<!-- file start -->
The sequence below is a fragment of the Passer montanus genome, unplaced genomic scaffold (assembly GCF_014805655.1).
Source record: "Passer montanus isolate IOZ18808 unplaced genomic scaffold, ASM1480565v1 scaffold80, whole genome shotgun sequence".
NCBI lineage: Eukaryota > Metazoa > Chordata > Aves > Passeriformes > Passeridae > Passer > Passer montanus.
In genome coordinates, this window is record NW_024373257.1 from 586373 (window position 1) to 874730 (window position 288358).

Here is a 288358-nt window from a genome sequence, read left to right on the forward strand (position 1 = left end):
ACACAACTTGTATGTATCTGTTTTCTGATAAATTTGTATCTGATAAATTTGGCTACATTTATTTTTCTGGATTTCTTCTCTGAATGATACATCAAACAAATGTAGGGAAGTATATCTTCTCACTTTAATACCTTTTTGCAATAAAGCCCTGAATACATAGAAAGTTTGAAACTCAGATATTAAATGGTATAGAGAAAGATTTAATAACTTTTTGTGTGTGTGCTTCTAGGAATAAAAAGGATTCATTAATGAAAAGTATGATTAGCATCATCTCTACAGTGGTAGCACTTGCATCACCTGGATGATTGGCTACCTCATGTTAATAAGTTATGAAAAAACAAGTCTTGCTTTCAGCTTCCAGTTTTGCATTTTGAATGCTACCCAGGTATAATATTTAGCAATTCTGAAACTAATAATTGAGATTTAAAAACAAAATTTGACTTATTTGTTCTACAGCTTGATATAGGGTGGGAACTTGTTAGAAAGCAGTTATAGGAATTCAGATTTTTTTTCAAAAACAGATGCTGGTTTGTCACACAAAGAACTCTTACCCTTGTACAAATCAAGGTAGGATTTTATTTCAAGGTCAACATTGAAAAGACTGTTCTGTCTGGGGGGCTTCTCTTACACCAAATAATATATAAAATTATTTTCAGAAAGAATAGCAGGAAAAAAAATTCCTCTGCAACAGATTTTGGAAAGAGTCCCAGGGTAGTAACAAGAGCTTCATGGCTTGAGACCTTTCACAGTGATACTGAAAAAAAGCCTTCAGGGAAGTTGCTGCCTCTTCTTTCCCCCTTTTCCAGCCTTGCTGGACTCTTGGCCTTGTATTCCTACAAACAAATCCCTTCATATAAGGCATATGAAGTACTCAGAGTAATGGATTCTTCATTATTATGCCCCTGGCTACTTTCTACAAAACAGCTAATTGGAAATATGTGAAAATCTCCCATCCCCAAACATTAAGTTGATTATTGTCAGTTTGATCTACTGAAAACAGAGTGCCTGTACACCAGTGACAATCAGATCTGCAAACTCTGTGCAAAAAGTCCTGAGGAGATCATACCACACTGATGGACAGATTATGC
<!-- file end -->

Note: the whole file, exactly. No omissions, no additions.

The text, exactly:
The sequence below is a fragment of the Passer montanus genome, unplaced genomic scaffold (assembly GCF_014805655.1).
Source record: "Passer montanus isolate IOZ18808 unplaced genomic scaffold, ASM1480565v1 scaffold80, whole genome shotgun sequence".
NCBI lineage: Eukaryota > Metazoa > Chordata > Aves > Passeriformes > Passeridae > Passer > Passer montanus.
In genome coordinates, this window is record NW_024373257.1 from 586373 (window position 1) to 874730 (window position 288358).

Here is a 288358-nt window from a genome sequence, read left to right on the forward strand (position 1 = left end):
ACACAACTTGTATGTATCTGTTTTCTGATAAATTTGTATCTGATAAATTTGGCTACATTTATTTTTCTGGATTTCTTCTCTGAATGATACATCAAACAAATGTAGGGAAGTATATCTTCTCACTTTAATACCTTTTTGCAATAAAGCCCTGAATACATAGAAAGTTTGAAACTCAGATATTAAATGGTATAGAGAAAGATTTAATAACTTTTTGTGTGTGTGCTTCTAGGAATAAAAAGGATTCATTAATGAAAAGTATGATTAGCATCATCTCTACAGTGGTAGCACTTGCATCACCTGGATGATTGGCTACCTCATGTTAATAAGTTATGAAAAAACAAGTCTTGCTTTCAGCTTCCAGTTTTGCATTTTGAATGCTACCCAGGTATAATATTTAGCAATTCTGAAACTAATAATTGAGATTTAAAAACAAAATTTGACTTATTTGTTCTACAGCTTGATATAGGGTGGGAACTTGTTAGAAAGCAGTTATAGGAATTCAGATTTTTTTTCAAAAACAGATGCTGGTTTGTCACACAAAGAACTCTTACCCTTGTACAAATCAAGGTAGGATTTTATTTCAAGGTCAACATTGAAAAGACTGTTCTGTCTGGGGGGCTTCTCTTACACCAAATAATATATAAAATTATTTTCAGAAAGAATAGCAGGAAAAAAAATTCCTCTGCAACAGATTTTGGAAAGAGTCCCAGGGTAGTAACAAGAGCTTCATGGCTTGAGACCTTTCACAGTGATACTGAAAAAAAGCCTTCAGGGAAGTTGCTGCCTCTTCTTTCCCCCTTTTCCAGCCTTGCTGGACTCTTGGCCTTGTATTCCTACAAACAAATCCCTTCATATAAGGCATATGAAGTACTCAGAGTAATGGATTCTTCATTATTATGCCCCTGGCTACTTTCTACAAAACAGCTAATTGGAAATATGTGAAAATCTCCCATCCCCAAACATTAAGTTGATTATTGTCAGTTTGATCTACTGAAAACAGAGTGCCTGTACACCAGTGACAATCAGATCTGCAAACTCTGTGCAAAAAGTCCTGAGGAGATCATACCACACTGATGGACAGATTATGC